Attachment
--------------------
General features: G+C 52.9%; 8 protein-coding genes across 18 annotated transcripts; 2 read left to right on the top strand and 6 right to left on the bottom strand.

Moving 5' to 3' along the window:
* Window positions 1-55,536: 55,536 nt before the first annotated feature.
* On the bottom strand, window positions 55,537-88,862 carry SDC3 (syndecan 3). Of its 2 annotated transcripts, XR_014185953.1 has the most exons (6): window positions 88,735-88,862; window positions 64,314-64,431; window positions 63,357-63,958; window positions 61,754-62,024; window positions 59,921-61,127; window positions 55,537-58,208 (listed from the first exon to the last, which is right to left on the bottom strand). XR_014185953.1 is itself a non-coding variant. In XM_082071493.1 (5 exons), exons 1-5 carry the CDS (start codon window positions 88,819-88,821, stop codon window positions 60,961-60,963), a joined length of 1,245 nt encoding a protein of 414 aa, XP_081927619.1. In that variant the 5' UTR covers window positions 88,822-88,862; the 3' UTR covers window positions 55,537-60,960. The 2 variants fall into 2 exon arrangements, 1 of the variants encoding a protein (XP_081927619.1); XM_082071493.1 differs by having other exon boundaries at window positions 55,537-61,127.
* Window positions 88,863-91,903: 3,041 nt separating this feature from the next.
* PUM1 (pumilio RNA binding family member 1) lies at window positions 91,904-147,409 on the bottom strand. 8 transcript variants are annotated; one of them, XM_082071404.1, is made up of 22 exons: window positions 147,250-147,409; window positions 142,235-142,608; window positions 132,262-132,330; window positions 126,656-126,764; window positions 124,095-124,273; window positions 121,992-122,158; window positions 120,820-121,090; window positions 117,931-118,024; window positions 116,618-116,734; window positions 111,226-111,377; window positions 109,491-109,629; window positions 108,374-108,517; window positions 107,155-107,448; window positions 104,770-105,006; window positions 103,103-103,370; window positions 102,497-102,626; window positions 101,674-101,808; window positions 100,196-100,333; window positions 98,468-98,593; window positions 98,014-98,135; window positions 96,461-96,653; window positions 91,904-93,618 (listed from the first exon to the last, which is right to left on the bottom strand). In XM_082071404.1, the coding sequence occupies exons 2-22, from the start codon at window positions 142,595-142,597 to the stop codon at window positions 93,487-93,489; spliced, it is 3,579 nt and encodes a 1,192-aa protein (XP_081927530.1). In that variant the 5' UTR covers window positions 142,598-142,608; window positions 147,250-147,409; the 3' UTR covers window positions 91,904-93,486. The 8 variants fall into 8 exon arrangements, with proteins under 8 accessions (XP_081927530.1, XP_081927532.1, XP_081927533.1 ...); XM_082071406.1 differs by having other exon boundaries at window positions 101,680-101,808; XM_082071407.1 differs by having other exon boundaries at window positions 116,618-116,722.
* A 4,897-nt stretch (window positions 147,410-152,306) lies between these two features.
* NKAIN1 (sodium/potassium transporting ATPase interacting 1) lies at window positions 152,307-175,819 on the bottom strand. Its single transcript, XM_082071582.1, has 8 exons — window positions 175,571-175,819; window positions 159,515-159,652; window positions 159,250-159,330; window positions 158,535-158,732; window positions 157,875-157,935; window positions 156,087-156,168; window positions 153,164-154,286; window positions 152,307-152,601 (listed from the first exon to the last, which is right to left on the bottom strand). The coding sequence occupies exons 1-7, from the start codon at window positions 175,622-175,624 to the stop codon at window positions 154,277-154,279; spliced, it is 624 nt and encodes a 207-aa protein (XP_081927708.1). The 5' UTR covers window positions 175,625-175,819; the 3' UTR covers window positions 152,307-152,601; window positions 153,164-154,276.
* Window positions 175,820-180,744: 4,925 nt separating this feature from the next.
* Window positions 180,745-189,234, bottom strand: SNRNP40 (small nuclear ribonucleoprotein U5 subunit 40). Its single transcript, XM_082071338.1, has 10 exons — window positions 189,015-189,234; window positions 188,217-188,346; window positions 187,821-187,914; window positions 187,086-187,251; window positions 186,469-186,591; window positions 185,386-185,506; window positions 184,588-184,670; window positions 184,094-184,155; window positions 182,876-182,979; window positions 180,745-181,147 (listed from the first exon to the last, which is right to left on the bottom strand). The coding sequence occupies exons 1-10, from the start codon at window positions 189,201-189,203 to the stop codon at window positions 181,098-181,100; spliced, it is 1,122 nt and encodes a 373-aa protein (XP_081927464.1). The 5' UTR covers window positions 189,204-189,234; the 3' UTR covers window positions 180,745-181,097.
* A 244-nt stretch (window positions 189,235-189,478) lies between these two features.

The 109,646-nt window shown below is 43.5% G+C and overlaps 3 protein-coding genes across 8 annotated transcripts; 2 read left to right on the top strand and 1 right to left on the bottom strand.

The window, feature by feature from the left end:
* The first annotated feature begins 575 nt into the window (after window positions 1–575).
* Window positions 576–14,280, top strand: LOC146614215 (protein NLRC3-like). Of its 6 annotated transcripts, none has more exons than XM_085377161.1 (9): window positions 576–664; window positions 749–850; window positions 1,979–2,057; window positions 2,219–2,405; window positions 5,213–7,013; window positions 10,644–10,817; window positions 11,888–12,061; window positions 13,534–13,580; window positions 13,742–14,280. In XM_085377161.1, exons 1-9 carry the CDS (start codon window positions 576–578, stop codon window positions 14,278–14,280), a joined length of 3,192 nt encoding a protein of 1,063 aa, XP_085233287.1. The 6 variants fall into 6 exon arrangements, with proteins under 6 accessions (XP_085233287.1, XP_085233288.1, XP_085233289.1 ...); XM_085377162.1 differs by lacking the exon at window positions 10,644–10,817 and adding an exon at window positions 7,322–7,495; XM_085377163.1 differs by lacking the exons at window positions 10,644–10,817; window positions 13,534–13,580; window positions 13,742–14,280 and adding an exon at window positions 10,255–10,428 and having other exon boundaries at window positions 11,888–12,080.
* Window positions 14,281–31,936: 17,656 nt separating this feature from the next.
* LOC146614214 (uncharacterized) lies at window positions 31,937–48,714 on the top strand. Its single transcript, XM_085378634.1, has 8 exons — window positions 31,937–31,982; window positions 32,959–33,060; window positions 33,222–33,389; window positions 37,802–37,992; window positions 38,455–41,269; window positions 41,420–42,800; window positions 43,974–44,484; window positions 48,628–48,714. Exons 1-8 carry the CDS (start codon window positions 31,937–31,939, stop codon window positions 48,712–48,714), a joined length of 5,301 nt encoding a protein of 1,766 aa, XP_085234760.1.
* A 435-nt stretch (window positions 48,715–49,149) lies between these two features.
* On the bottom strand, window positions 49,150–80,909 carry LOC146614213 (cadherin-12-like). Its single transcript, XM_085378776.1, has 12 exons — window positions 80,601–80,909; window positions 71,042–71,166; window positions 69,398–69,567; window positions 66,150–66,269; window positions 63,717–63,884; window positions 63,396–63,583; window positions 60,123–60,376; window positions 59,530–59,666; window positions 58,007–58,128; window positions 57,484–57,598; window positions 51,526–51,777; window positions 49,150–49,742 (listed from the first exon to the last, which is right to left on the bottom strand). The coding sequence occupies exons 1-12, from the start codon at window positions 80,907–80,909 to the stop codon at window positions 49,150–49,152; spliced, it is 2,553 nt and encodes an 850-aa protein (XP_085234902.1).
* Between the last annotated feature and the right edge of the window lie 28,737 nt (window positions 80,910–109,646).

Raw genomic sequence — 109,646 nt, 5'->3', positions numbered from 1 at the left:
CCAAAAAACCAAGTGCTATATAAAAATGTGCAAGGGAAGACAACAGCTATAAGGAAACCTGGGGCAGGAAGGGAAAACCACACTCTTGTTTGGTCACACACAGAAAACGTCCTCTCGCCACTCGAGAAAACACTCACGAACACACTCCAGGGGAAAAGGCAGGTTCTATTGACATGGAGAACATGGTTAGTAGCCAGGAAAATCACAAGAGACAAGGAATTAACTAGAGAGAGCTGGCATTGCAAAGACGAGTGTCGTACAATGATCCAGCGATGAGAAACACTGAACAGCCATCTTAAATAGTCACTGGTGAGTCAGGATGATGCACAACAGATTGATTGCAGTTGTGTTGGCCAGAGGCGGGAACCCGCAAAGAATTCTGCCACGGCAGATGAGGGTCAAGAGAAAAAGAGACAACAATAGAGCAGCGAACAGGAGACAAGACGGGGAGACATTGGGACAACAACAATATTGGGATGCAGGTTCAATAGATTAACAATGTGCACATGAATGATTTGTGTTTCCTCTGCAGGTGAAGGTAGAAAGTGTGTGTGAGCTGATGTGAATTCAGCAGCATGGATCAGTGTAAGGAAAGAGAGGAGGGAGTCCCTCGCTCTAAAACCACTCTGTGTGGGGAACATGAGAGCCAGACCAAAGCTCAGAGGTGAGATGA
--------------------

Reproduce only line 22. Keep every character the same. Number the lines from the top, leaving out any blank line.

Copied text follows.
CCAAAAAACCAAGTGCTATATAAAAATGTGCAAGGGAAGACAACAGCTATAAGGAAACCTGGGGCAGGAAGGGAAAACCACACTCTTGTTTGGTCACACACAGAAAACGTCCTCTCGCCACTCGAGAAAACACTCACGAACACACTCCAGGGGAAAAGGCAGGTTCTATTGACATGGAGAACATGGTTAGTAGCCAGGAAAATCACAAGAGACAAGGAATTAACTAGAGAGAGCTGGCATTGCAAAGACGAGTGTCGTACAATGATCCAGCGATGAGAAACACTGAACAGCCATCTTAAATAGTCACTGGTGAGTCAGGATGATGCACAACAGATTGATTGCAGTTGTGTTGGCCAGAGGCGGGAACCCGCAAAGAATTCTGCCACGGCAGATGAGGGTCAAGAGAAAAAGAGACAACAATAGAGCAGCGAACAGGAGACAAGACGGGGAGACATTGGGACAACAACAATATTGGGATGCAGGTTCAATAGATTAACAATGTGCACATGAATGATTTGTGTTTCCTCTGCAGGTGAAGGTAGAAAGTGTGTGTGAGCTGATGTGAATTCAGCAGCATGGATCAGTGTAAGGAAAGAGAGGAGGGAGTCCCTCGCTCTAAAACCACTCTGTGTGGGGAACATGAGAGCCAGACCAAAGCTCAGAGGTGAGATGA